Wednesday, January 18, 2012

Tips for Driving in the Rain

One of the most common natural driving hazards is a rainstorm. Many people do not realize that there are certain rules for driving in the rain that are different when driving in dry conditions. Here are some tips for getting to your destination safely if you must travel when the weather is less than favourable.
If you're venturing out during a rainstorm after the skies have been dry for a while, it is best to be very careful during the first few hours of your trip. The reason for this is because motor oil and grease from automobiles inevitably ends up on the road, and when the roads are dry it stays there. However, when it first begins to rain, the rainwater mixes with these elements, causing slick spots. It will take time for the rain to wash these fluids away, so the first few hours of a rainstorm can be more dangerous than the later hours.
You should assume that your trip in a rainstorm will take you longer. You will need that extra time to drive more slowly than you otherwise would. Traffic jams are common during rainstorms, as is flooding of the roads, which will delay your arrival at your destination.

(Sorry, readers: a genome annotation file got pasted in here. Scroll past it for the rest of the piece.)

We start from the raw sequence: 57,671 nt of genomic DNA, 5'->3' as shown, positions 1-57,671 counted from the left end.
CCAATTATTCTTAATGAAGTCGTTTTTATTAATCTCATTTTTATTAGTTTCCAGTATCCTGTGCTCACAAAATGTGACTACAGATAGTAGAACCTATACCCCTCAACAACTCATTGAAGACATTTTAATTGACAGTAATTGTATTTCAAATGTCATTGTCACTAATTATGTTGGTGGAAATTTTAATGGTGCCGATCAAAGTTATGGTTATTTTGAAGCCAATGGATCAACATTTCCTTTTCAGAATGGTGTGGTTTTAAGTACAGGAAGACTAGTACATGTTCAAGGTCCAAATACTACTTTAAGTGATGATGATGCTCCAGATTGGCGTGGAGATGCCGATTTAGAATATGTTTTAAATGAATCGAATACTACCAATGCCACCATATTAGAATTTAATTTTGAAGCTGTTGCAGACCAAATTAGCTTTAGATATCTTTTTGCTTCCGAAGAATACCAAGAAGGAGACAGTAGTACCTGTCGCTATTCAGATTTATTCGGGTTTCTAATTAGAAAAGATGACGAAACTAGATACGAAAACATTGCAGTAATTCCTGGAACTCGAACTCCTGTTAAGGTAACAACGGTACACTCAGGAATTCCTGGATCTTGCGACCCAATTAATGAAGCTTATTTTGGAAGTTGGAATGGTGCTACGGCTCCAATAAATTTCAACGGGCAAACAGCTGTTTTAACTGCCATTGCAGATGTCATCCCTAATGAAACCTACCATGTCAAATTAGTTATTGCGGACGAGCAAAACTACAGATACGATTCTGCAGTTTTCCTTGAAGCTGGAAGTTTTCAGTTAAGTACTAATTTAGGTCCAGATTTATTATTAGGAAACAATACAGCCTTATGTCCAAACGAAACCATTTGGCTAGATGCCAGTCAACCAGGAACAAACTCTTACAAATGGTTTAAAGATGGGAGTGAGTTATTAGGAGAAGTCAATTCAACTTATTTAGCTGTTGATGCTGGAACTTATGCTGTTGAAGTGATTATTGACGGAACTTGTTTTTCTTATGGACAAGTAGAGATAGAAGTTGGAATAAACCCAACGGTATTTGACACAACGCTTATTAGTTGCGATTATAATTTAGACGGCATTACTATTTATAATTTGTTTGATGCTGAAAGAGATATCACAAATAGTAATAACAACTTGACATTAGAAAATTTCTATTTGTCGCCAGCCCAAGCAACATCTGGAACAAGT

You should stay in the middle of the road so that you don't drive through large water puddles that collect on the sides of the road. If you drive through these large puddles, you may be damaging your engine by allowing water to splash into it.
Whenever it rains, you should make sure to use your headlights. This is because the darkened sky makes it naturally harder to see and harder for other drivers to see you.
Don't attempt to drive when the rain is pouring down to the extent that you are unable to see the road. If you are already on the road when this happens, you will need to find a place to pull over and wait until the rain subsides.
Try to stay away from vehicles with large tires such as buses and trucks. These tires can cause a greater amount of water to spray from them, which could hit your windshield and temporarily block your view, which is always dangerous.
Hydroplaning is a common occurrence in the rain, and can cause the tires to lose traction. If this happens to you, drive the car as straight as you can until the traction returns to your tires. Don't abruptly slow down; you could end up skidding instead.
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